Meet the Nonnas of Melbourne
There are a million reasons why we love nonnas (and yia yias and po pos and all the other grandmas we know). There’s not enough space to share all the reasons we love them as much as we do, so we’ll just start off with five.
1. Their food. Each wave of migration to Australia over the past 200-odd years has contributed to the rich diversity of our nation’s culinary identity. Just imagine what Australian restaurants would be like without our nonnas and their well-travelled family recipes.
2. Their insistent love. There’s nothing nonnas love more than feeding the ones they love. Nonnas know that good food takes time, so there’s never a rush. Plus, they always make sure there are leftovers to take home.
3. Without our nonnas, everyday items like olive oil, soy sauce, haloumi and pide would not be part of Australia’s culinary vernacular. And can you even imagine a life without pizza, dumplings, kebabs, baklava or espresso coffee? It’s too sad to even contemplate!
4. They’ve taught us that nothing tastes better than produce grown in our own yards.
5. They’ve played a huge part in shaping Melbourne into the vibrant, internationally renowned food city that it is today.
A lot of what we love about Melbourne is to do with food, and Peter Rowland is proud to have been part of the city’s food scene since 1962. If you’re from Melbourne, chances are that you or someone you know will have experienced Peter Rowland’s legendary hospitality at least once in your life.
As we embark on our next chapter in the food and entertaining business, we wanted to acknowledge and honour the many cultures that have shaped the way we approach food and those who’ve helped establish Melbourne’s incredible culinary identity.
We also just love spending time with grandmothers – watching them cook, eating their food, hearing their stories, learning their secrets. That’s why we recently sent our friend Nick Tsindos off to capture five of these inspiring women in action for our new Nonnas of Melbourne video series.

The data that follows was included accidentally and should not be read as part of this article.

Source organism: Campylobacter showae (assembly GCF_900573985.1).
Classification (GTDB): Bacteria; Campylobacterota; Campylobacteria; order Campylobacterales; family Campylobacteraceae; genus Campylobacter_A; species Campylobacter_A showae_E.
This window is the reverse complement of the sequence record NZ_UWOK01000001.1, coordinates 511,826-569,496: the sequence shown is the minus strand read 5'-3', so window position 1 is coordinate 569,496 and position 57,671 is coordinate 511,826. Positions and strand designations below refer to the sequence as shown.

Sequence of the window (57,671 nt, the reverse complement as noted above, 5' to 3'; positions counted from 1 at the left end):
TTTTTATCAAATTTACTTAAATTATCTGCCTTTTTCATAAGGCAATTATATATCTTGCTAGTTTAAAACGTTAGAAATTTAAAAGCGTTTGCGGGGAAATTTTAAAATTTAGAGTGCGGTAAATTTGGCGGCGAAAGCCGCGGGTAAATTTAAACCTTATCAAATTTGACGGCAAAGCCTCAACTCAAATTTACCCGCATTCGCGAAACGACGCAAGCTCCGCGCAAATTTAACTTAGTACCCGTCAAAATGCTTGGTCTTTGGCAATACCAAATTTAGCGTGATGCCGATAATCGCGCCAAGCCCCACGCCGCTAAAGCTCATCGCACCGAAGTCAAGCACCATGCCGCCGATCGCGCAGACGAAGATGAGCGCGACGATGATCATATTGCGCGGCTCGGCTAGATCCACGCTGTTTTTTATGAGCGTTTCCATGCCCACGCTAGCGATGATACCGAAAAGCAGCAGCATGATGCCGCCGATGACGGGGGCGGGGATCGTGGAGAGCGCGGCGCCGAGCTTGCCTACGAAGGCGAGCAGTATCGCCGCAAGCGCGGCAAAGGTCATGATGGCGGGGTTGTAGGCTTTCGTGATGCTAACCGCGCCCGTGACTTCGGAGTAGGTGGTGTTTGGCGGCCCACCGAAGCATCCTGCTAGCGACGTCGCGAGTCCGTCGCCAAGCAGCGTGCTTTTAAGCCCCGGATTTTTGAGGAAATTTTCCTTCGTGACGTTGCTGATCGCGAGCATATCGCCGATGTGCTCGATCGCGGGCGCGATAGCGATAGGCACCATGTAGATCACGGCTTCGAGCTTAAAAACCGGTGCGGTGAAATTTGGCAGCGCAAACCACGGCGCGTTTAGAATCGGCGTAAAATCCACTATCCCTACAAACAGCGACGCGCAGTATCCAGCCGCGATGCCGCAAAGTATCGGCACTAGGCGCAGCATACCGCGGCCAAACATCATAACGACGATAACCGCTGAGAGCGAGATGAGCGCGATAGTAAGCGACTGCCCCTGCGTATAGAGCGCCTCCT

Videographer Nick Tsindos’ family has itself played a significant role in Melbourne’s food culture: his great-grandfather ran Florentino on Bourke Street from the 1950s through to the 1970s, while his grandparents owned the award-winning Tsindos Bistrot in the 1980s.
As the five women shared their recipes, stories and culinary traditions (from Cyprus, Turkey, China, Italy and Malta), Nick was reminded of his own nonna, who grew up in Sicily before moving to Australia. He recalls: “I cherish the memories I have of spending summers with my nonna down in Sorrento and getting the chance to spend time with these five women in their home kitchens, when they’re in their absolute element, was a real privilege.”
Nick was certainly well looked-after during the shoot. “From the moment you walk in the door to the moment you leave, you’re being fed,” he explains. “And when you’re naturally skinny like me they want to feed you even more – I’m still trying to shed the extra weight I put on that week!”
Watch the full Nonnas of Melbourne series now on our YouTube channel.
Photography by Nick Tsindos